The latest University of Virginia professor to be named an Andrew Carnegie Fellow is a model of persistence.
Justene Hill Edwards – who specializes in African American history, American slavery, American capitalism and American legal history at UVA – is among 28 scholars and writers nationwide selected from nearly 300 nominees to be part of the 2022 Carnegie class. These prestigious fellowships provide the winners with a $200,000 stipend to pursue research and writing to address important and enduring issues confronting society.
Hill Edwards will use her fellowship to finish the manuscript for “The Freedman’s Bank: The Challenges to Black Economic Equality in Reconstruction,” a book that explores how the rise and fall of a once-prominent financial institution for emancipated African Americans fits within the conversation about the racial wealth gap in America.
This passion project was jump-started two years ago after the internal UVA Carnegie Fellows committee denied Hill Edwards’ initial pitch.
“I was told it was a promising project, but I needed to think more about its importance,” Hill Edwards said. “So, in many ways, I think this fellowship is perhaps a testament to perseverance.”
Hill Edwards, who has a doctorate in history from Princeton University and is the author of “Unfree Markets: The Slaves’ Economy and the Rise of Capitalism in South Carolina,” said it has become her life’s work to “illuminate the history and struggles” of enslaved people. And when she might feel frustrated by rejection, she reflects on the main characters from her research.
“In many ways, my historical actors are the enslaved, formerly enslaved and the recently emancipated,” she said. “I feel incredibly privileged to tell their stories and I don’t take that for granted. So, in the moments when I’m down, I often go back and read some of their letters and their memories. It gives me that bit of a push when I feel discouraged.”
After her initial disappointment, Hill Edwards, a faculty member of six years at UVA, expanded how she thought about her research and what drove her interests. It helped reframe her proposal on how the past remains intertwined with current economic inequality.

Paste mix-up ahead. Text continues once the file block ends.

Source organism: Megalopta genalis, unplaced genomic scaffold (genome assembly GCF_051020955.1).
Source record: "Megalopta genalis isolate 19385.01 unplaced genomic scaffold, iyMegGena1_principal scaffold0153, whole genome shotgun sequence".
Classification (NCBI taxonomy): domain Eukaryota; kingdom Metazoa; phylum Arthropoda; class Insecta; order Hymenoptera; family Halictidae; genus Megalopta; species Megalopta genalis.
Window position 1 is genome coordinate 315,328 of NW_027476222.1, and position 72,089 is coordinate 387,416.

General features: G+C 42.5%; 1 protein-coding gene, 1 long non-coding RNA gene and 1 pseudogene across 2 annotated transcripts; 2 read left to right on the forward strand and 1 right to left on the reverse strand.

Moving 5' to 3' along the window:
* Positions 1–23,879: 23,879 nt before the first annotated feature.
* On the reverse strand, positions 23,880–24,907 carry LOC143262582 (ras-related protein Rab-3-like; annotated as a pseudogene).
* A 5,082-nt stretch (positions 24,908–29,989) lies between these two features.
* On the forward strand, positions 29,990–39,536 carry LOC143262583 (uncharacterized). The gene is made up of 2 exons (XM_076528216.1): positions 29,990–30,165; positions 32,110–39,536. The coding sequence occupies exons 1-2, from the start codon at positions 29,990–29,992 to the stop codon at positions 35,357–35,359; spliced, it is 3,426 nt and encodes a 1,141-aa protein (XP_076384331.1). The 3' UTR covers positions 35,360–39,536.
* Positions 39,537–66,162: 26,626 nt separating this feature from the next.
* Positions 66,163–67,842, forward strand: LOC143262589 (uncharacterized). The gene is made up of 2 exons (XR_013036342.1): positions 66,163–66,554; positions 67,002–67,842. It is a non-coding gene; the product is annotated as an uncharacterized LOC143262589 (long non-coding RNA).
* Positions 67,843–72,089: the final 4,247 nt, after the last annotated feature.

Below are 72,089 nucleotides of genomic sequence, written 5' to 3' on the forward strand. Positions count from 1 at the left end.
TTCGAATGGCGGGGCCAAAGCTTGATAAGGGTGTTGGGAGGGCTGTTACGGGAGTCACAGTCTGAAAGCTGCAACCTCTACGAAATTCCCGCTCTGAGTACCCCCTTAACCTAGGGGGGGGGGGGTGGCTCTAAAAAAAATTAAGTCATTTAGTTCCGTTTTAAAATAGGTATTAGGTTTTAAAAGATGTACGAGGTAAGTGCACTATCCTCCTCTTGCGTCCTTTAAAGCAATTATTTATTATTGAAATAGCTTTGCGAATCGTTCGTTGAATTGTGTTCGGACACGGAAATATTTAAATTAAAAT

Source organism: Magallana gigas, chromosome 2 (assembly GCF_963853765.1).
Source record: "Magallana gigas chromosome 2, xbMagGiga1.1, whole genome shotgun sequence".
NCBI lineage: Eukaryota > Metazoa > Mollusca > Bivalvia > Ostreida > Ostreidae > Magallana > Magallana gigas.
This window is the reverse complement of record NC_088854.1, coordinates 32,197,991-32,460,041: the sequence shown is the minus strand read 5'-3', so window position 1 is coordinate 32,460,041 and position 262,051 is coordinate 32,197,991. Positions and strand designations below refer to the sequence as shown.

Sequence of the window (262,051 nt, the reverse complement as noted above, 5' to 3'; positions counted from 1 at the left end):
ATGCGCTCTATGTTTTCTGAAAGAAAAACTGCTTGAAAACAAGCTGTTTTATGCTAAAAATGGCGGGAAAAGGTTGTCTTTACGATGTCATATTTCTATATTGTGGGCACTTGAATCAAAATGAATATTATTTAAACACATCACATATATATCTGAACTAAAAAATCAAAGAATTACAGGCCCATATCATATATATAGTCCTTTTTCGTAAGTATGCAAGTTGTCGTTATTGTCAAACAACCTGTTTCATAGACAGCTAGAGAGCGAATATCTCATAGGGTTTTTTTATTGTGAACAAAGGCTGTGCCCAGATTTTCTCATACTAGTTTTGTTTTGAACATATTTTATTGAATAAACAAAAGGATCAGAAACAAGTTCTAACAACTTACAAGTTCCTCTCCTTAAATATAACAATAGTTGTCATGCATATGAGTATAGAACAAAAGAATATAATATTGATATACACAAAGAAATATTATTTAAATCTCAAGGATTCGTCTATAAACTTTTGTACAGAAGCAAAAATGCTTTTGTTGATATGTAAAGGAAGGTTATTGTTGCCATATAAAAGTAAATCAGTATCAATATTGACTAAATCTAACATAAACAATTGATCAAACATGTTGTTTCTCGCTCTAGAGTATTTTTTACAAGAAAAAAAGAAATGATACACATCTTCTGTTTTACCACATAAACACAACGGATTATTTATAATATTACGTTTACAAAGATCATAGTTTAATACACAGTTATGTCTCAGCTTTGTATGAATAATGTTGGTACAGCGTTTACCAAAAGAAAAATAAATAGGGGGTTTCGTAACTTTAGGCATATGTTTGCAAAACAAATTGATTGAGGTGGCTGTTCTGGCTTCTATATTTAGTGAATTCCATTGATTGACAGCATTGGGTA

“What I did in the proposal was, instead of just talking about the history of the Freedman’s Bank, I connected it more directly toward helping us understand the historical connections between the failure of this bank … and the racial wealth gap,” Hill Edwards said. “I think it was those connections that made this a stronger proposal for the Carnegie.”
The Freedman’s Bank was chartered by the U.S. Congress after the Civil War ended in 1865. In seven years, it grew to nearly 40 branches across 17 states and collected more than $75 million (over $1 billion in today’s dollars) in deposits.
It closed, however, in 1874 after mismanagement from its all-white board of trustees, damaging the financial lives of many of its customers.
The amount of money deposited in the Freedman’s Bank in such a short time is remarkable, Hill Edwards said, “and then it fails spectacularly nine years later.”
“I see this as being a story about both the promise and failure of Reconstruction, the failure of the federal government to protect recently emancipated African Americans,” she said. “It really indicts the financial services industry in how it failed this generation that had such economic promise.”
Hill Edwards, who also recently earned a fellowship from the Mellon Foundation, joins Mila Versteeg, Grace Hale and Talitha LeFlouria as UVA professors to be named Carnegie Fellows since the program began in 2015.
Hill Edwards said she hopes her research will “reignite conversations about the legitimacy of reparations.”
“I think reparations has been a very controversial, political issue and I think if we look at this history – especially the history of Reconstruction – then some of the dots should be connected about how this should be a public policy conversation, that there are historical wrongs that need to be made right,” Hill Edwards said.
Claudrena Harold, the UVA history department chair, said Hill Edwards “is a remarkably gifted scholar who is at the cutting edge of several fields,” including capitalism, race and inequality.
“Since her arrival at UVA, she has anchored the history department’s undergraduate and graduate courses on slavery and the history of capitalism. Justene is a wonderful teacher and mentor and a terrific colleague.”